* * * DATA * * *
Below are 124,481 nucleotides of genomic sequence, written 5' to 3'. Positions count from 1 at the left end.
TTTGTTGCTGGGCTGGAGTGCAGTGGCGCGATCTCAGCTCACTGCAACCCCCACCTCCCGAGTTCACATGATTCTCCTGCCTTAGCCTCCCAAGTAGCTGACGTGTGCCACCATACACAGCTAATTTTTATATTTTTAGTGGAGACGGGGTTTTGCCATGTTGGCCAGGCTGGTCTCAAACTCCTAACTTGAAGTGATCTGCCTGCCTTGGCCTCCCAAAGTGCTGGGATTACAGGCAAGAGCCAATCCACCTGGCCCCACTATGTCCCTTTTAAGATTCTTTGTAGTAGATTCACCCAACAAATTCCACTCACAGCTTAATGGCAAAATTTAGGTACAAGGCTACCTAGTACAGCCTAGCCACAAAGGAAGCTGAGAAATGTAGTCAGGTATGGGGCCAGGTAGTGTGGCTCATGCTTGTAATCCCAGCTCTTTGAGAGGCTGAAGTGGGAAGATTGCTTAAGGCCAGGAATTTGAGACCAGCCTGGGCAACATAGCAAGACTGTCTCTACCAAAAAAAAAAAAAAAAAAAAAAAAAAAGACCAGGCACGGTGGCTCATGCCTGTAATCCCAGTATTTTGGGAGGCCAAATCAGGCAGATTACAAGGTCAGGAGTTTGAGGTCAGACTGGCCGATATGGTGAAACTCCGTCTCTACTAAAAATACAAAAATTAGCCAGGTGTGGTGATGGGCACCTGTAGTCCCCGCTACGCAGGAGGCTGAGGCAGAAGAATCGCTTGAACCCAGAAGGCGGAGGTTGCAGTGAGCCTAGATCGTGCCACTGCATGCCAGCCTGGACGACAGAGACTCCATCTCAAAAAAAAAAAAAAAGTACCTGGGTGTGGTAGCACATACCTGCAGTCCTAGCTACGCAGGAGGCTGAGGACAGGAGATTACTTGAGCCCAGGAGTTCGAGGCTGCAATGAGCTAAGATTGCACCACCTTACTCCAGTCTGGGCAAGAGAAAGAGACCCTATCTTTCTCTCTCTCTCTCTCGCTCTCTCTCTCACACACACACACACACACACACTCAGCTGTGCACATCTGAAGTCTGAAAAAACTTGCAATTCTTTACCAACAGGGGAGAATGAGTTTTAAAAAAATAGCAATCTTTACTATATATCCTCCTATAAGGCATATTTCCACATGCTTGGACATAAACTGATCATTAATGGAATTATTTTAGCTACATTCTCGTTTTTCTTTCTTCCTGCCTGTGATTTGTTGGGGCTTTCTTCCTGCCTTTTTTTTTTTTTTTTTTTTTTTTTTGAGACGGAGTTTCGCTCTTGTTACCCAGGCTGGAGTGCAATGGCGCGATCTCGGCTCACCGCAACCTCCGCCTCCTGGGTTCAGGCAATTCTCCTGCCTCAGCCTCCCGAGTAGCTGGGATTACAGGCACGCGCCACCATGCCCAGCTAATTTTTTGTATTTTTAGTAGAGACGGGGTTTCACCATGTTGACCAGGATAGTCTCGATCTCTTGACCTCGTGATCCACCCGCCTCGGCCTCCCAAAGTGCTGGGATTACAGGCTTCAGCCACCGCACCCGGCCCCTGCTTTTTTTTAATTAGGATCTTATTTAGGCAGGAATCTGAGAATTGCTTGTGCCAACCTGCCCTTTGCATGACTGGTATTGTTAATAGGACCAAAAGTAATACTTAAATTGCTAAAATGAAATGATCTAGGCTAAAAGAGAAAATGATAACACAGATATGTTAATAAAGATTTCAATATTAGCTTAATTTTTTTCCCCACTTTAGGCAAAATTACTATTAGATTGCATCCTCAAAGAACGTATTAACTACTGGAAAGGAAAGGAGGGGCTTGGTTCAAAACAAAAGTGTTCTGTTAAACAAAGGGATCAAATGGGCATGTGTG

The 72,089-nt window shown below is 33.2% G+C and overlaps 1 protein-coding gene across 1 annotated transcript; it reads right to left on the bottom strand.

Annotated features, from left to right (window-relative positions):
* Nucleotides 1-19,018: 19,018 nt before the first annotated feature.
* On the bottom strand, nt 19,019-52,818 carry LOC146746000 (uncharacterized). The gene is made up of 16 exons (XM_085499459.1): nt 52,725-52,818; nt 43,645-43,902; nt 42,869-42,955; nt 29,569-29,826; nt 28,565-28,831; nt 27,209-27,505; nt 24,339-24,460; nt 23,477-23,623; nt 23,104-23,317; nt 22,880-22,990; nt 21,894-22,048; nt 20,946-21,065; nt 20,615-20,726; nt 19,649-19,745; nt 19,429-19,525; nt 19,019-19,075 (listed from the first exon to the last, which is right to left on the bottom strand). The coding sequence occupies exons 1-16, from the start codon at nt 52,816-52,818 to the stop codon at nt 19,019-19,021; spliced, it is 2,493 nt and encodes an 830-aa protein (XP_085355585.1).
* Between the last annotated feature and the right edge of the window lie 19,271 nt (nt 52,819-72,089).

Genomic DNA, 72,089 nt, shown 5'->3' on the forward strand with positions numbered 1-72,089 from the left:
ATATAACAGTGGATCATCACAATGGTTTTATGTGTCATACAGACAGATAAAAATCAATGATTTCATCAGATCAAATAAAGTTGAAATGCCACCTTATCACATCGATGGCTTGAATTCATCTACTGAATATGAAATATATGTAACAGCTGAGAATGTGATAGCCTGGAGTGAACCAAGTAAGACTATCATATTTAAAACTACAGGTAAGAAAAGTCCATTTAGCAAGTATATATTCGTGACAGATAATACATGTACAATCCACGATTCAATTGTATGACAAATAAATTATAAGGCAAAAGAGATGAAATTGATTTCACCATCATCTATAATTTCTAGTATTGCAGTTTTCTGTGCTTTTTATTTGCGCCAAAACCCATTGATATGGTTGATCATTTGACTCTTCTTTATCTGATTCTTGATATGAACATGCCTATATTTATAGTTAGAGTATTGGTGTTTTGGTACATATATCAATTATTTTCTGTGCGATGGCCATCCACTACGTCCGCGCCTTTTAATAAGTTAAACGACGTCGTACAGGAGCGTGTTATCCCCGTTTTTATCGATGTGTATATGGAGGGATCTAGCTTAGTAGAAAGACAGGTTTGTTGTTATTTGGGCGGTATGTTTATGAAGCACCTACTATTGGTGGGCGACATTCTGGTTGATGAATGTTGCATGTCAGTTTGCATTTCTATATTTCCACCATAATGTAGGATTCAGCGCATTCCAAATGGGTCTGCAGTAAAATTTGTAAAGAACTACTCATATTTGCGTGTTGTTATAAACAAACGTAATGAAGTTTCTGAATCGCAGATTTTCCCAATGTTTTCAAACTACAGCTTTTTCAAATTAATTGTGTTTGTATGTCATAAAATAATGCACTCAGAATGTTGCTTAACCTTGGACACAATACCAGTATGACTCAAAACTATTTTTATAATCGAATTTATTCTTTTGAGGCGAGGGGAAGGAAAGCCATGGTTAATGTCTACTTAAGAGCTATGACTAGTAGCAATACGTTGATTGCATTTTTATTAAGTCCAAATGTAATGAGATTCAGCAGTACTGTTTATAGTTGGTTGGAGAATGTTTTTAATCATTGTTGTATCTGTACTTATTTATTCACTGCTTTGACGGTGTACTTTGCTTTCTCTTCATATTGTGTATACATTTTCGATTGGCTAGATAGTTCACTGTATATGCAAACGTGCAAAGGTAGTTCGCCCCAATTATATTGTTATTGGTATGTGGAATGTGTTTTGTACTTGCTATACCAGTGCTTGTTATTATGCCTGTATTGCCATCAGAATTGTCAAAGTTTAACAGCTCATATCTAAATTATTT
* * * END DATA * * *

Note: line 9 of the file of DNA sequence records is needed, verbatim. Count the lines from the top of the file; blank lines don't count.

ATATAACAGTGGATCATCACAATGGTTTTATGTGTCATACAGACAGATAAAAATCAATGATTTCATCAGATCAAATAAAGTTGAAATGCCACCTTATCACATCGATGGCTTGAATTCATCTACTGAATATGAAATATATGTAACAGCTGAGAATGTGATAGCCTGGAGTGAACCAAGTAAGACTATCATATTTAAAACTACAGGTAAGAAAAGTCCATTTAGCAAGTATATATTCGTGACAGATAATACATGTACAATCCACGATTCAATTGTATGACAAATAAATTATAAGGCAAAAGAGATGAAATTGATTTCACCATCATCTATAATTTCTAGTATTGCAGTTTTCTGTGCTTTTTATTTGCGCCAAAACCCATTGATATGGTTGATCATTTGACTCTTCTTTATCTGATTCTTGATATGAACATGCCTATATTTATAGTTAGAGTATTGGTGTTTTGGTACATATATCAATTATTTTCTGTGCGATGGCCATCCACTACGTCCGCGCCTTTTAATAAGTTAAACGACGTCGTACAGGAGCGTGTTATCCCCGTTTTTATCGATGTGTATATGGAGGGATCTAGCTTAGTAGAAAGACAGGTTTGTTGTTATTTGGGCGGTATGTTTATGAAGCACCTACTATTGGTGGGCGACATTCTGGTTGATGAATGTTGCATGTCAGTTTGCATTTCTATATTTCCACCATAATGTAGGATTCAGCGCATTCCAAATGGGTCTGCAGTAAAATTTGTAAAGAACTACTCATATTTGCGTGTTGTTATAAACAAACGTAATGAAGTTTCTGAATCGCAGATTTTCCCAATGTTTTCAAACTACAGCTTTTTCAAATTAATTGTGTTTGTATGTCATAAAATAATGCACTCAGAATGTTGCTTAACCTTGGACACAATACCAGTATGACTCAAAACTATTTTTATAATCGAATTTATTCTTTTGAGGCGAGGGGAAGGAAAGCCATGGTTAATGTCTACTTAAGAGCTATGACTAGTAGCAATACGTTGATTGCATTTTTATTAAGTCCAAATGTAATGAGATTCAGCAGTACTGTTTATAGTTGGTTGGAGAATGTTTTTAATCATTGTTGTATCTGTACTTATTTATTCACTGCTTTGACGGTGTACTTTGCTTTCTCTTCATATTGTGTATACATTTTCGATTGGCTAGATAGTTCACTGTATATGCAAACGTGCAAAGGTAGTTCGCCCCAATTATATTGTTATTGGTATGTGGAATGTGTTTTGTACTTGCTATACCAGTGCTTGTTATTATGCCTGTATTGCCATCAGAATTGTCAAAGTTTAACAGCTCATATCTAAATTATTT